Commercial and retail leases provide a tenant (lessee) with a right to occupy premises owned by the landlord (lessor) in exchange for rental payments and other conditions.
Leases are common commercial arrangements which provide businesses the opportunity to use premises for a specified time and in a location suited to their needs.
The Leases Act
The vast majority of leases in the ACT are governed by the provisions of the Leases (Commercial and Retail) Act 2001. There are however a small number of exemptions where the Act does not apply. It is essential for both tenants and landlords alike that they are aware of their respective rights and responsibilities under the Act should the Act apply to that lease.
In circumstances where the Act does apply, there are essential obligations which apply in relation to:
- The provision and timings of Disclosure Statements;
- The provision and timings of a Lease;
- Implied terms of a Lease; and
- Strict procedures which apply in the context of contravening and terminating a Lease.
Navigating your way around the Act and accompanying lease documentation can be difficult and professional advice should be sought early in negotiations.
Leases should be in writing and contain all of the negotiated terms. The following are some typical terms which you may find contained in a lease:
Area to be Leased
This should be clearly described with its legal description and street address and include use of additional facilities such as carparks, storage, amenities and other common areas. The area being leased should be clearly identifiable in a registered plan which shows the leased area and size of the premises.
Term of the Lease
The term (that is, the period for which the lease is in place) should be carefully considered. Lessees should ensure that the lease term and any renewal options coincide with their business plans. Options to renew, including the time and process for exercising such options, must also be clearly stated.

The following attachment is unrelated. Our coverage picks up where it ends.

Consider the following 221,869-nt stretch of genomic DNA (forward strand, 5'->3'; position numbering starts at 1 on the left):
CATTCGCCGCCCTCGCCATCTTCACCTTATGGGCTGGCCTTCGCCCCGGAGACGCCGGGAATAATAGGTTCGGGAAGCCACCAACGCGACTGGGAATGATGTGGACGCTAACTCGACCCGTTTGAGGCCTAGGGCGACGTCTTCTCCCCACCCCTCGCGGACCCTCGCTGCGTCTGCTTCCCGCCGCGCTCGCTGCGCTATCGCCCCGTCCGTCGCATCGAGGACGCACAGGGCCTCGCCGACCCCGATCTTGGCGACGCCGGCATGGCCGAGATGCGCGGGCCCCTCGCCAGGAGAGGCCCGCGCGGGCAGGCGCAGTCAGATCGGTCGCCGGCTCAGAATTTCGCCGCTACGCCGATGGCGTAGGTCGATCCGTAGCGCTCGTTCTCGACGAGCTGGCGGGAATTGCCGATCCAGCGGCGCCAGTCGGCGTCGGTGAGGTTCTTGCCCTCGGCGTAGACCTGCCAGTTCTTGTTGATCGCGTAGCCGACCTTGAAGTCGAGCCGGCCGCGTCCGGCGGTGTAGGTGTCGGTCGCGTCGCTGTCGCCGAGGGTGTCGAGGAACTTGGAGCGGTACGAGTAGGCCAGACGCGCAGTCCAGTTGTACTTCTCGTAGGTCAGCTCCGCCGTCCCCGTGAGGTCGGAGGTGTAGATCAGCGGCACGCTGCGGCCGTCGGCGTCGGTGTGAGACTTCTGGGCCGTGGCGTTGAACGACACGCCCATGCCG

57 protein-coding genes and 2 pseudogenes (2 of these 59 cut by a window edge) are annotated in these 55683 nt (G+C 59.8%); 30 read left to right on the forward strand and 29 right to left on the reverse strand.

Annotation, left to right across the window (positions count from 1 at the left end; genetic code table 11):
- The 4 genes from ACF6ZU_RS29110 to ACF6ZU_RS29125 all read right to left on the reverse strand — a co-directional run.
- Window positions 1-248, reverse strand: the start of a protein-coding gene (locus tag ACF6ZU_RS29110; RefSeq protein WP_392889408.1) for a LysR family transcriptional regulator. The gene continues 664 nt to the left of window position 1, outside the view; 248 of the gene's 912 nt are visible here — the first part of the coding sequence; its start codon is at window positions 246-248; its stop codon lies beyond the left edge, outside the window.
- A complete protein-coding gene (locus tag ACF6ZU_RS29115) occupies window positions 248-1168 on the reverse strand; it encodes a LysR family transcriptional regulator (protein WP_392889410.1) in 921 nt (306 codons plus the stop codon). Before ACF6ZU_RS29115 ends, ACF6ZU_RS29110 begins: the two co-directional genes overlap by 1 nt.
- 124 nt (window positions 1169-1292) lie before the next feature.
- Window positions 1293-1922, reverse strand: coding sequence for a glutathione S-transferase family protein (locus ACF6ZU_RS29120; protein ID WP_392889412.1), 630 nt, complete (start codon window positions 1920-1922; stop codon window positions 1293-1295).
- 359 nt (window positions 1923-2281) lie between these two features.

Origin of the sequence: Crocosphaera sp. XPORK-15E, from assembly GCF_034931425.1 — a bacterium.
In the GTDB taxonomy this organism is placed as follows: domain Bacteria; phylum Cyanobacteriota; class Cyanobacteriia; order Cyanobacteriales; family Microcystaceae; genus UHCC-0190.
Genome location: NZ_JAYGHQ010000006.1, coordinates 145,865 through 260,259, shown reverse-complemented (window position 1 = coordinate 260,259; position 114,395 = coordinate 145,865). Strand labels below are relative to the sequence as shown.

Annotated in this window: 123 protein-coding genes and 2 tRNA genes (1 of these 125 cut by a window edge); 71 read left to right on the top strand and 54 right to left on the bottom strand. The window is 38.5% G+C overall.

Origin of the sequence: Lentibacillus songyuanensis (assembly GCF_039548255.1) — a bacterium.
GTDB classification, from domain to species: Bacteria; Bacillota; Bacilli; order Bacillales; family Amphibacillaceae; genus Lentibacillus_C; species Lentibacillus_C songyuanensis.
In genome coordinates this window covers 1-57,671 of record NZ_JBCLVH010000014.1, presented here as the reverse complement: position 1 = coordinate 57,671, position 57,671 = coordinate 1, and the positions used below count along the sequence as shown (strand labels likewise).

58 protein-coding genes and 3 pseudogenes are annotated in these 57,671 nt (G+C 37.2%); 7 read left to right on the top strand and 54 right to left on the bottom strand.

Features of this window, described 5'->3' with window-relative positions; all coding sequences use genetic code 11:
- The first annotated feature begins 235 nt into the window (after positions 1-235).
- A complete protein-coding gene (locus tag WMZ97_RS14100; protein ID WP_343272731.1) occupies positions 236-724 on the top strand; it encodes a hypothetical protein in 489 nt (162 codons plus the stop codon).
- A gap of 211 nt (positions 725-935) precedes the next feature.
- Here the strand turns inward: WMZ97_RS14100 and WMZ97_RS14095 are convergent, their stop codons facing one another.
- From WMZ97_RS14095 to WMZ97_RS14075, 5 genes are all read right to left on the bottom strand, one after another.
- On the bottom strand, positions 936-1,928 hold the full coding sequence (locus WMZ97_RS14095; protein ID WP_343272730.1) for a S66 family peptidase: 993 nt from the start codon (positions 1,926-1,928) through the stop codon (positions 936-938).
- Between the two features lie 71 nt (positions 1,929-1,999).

Rent and Outgoings
The rent, method and time for reviewing rent must be agreed upon and understood. The outgoings payable by the lessee are often disputed so estimates should be provided and the parties’ respective contributions clearly set out.
The lease should allow for the lessee’s intended use of the premises and be broad enough to cover any intended growth or extension of the business’ activities. Despite what is contained in the lease, it is the lessee’s responsibility to ensure that any necessary government approvals or licences are in place.
Fitout and Refurbishment
Lessees often require fixtures and fittings installed suitable for the intended use of the premises. The lease should include:
- The fitout permitted;
- Who is responsible for costs and installation;
- Whether fixtures may be removed by the lessee at the end of the lease; and
- Refurbishment obligations when the lease expires.
Other matters requiring consideration include insurance, assignment and sub-letting provisions, repairs and maintenance, rent abatement and what happens when a party defaults under the lease.
Lease documents should always be reviewed before allowing or taking possession of the premises.
Tetlow Legal is able to assist you with all your leasing needs, including;
- Preparation and review of Disclosure Statements and Leases;
- Review of Lease Proposals;
- Lease negotiations; and
- Advising on leases generally.
We act for both lessors and lessees and have extensive experience in preparing and advising on commercial and retail leases.